March 20, 2006 — The University of Utah’s student body may appear younger than usual March 27-30 as more than 1,700 fifth- and sixth-grade students converge on campus for the College of Engineering”s annual Elementary Engineering Week.
More than 400 students are registered to attend each day of the program, which will be held from 9:30 a.m. to 12:30 p.m. in the ballroom of the Olpin Union Building.
News media are invited to cover Elementary Engineering Week, which is not open to the general public.
The event, enormously popular for several years, allows fifth- and sixth-grade students to visit campus and experience first-hand the excitement and challenge of tackling engineering problems.
“We want them to learn a little about engineering at the University of Utah and engineering in general – and to have some fun in the process,” says Caitlin Whitaker, who organizes the event for the University of Utah College of Engineering.
This year’s activities include:
- Straw Towers Contest. Students use drinking straws to build towers as tall as possible without collapsing in wind gusts. This activity teaches students about stability, function, material type and safety – principles civil engineers must consider when designing structures. Prizes are awarded for the tallest standing towers.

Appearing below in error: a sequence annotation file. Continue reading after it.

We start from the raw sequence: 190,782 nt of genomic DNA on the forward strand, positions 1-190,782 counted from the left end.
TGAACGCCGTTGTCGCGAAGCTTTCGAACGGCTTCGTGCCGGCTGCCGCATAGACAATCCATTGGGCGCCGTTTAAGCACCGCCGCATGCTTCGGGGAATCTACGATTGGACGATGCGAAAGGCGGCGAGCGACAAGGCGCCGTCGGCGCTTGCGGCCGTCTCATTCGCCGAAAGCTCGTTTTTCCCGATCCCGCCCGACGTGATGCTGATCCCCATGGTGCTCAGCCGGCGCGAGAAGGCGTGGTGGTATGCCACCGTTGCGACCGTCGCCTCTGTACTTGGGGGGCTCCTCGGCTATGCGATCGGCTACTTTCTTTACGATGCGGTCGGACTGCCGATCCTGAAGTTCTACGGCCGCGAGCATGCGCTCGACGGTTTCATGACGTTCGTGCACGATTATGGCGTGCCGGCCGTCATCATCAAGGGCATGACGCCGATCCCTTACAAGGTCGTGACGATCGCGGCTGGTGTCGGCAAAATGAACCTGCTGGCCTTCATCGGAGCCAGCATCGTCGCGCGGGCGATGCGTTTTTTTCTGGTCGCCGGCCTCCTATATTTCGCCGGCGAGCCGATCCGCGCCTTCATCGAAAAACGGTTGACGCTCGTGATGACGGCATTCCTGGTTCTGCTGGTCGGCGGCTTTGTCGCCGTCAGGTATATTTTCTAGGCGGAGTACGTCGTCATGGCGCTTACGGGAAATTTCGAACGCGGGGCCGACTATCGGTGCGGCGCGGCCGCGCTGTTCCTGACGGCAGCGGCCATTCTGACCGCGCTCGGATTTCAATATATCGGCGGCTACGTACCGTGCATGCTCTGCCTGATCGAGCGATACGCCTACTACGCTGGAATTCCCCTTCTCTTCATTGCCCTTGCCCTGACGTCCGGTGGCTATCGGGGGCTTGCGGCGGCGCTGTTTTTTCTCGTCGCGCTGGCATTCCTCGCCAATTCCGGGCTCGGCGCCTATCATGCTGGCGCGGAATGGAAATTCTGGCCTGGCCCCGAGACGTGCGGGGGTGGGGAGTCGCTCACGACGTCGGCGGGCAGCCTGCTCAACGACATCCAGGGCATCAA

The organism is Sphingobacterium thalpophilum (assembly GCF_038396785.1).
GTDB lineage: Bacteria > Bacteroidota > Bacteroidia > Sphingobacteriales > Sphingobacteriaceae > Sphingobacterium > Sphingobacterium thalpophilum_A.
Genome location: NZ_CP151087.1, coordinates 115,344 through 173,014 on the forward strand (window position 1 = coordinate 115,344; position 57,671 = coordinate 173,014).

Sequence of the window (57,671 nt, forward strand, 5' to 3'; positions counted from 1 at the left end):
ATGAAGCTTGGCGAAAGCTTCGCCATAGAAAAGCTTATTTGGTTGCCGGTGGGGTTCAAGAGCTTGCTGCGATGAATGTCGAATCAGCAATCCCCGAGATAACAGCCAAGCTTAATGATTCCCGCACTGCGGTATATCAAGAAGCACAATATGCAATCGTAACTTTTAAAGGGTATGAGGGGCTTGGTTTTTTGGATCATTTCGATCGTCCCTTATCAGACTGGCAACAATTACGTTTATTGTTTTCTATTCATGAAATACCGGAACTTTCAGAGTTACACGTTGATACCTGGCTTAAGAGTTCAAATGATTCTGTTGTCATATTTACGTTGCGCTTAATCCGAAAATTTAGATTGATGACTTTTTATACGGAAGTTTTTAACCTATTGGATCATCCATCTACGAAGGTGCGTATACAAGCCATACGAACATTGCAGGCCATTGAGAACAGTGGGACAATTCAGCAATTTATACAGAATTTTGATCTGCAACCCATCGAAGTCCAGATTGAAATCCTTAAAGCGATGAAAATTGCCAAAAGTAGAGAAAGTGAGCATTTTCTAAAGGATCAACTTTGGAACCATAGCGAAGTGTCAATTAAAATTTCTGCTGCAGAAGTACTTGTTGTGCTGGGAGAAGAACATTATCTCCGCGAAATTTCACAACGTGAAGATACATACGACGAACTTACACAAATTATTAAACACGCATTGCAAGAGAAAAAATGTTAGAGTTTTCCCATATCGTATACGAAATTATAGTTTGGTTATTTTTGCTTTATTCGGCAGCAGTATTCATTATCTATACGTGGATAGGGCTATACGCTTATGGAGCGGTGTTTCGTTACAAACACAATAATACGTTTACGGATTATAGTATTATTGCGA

- Catapult Contest. Elementary schools bring their own small working catapults to demonstrate and use during the contest. The catapults will launch jumbo marshmallows at a target: an aluminum pie tin set 12 feet from the starting line on the ground. Prizes are awarded to teams that hit the target.
- Fish Blitz Contest. Clay is used to build a “fish” that is pulled through a tank of water by a weight. Students learn that changing the shape of an object – their fish – will cause it to move more quickly or slowly through the water. Prizes are awarded for both the fastest and slowest fish of each round of the contest and for the entire day.
Students from 25 schools in several districts – including Davis, Jordan, Granite and Salt Lake – will attend Elementary Engineering Week this year. This is the first trip to the University of Utah for many of the students participating, and it provides them with an exciting glimpse of higher education. The program reinforces strong positive feelings for education, especially math and science. Students spend the morning learning how engineers solve problems and work in teams. Teachers are eager to participate in this program as it gives them a chance to engage their students in creative, hands-on learning.
Thanks to a generous $10,000 gift from ConocoPhillips, cash prizes will be awarded to schools for participating and will be used to purchase math and science teaching tools for the classroom.